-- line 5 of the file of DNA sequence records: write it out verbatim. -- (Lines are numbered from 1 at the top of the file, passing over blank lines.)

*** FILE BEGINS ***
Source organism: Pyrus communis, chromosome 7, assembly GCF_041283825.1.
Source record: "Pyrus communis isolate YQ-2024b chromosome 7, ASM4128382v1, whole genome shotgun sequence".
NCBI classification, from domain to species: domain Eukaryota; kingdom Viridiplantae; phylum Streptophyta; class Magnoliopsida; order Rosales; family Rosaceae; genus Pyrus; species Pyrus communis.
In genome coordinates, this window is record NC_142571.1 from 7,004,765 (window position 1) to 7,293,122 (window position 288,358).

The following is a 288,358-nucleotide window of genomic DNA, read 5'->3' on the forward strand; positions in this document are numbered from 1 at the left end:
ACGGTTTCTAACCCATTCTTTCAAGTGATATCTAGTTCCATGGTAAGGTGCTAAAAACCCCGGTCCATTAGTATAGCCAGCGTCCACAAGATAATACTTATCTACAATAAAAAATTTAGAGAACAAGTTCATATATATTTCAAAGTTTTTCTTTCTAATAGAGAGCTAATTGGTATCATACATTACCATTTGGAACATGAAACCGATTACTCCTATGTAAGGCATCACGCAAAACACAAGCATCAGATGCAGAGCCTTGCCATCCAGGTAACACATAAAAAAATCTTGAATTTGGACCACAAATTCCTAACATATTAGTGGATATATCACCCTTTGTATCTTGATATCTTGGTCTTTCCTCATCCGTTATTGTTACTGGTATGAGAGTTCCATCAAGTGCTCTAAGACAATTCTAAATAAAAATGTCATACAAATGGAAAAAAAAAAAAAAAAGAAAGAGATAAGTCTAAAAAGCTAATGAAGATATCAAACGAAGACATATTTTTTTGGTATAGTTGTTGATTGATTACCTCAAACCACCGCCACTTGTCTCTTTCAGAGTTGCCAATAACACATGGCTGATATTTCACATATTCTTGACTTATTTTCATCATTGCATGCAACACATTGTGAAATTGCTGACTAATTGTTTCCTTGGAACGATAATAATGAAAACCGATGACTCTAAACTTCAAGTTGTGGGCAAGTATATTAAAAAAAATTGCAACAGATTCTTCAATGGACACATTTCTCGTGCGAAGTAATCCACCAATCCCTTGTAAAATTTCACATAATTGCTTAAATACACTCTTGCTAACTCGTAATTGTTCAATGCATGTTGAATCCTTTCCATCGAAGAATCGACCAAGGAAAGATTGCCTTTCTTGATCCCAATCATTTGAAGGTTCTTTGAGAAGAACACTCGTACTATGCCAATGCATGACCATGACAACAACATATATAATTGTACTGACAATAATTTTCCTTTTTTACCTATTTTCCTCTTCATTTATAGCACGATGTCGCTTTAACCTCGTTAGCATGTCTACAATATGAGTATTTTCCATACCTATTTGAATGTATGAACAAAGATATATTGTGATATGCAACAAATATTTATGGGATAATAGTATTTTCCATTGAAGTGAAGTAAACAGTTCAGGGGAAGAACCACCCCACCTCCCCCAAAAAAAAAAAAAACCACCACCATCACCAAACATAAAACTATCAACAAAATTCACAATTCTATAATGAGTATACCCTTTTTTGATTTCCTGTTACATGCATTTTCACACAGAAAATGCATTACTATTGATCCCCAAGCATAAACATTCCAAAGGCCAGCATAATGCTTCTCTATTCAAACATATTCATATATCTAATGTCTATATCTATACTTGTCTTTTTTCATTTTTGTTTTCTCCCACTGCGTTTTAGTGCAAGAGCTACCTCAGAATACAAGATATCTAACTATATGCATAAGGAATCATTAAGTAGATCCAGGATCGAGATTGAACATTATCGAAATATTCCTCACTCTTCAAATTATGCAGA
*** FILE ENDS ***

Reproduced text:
The following is a 288,358-nucleotide window of genomic DNA, read 5'->3' on the forward strand; positions in this document are numbered from 1 at the left end: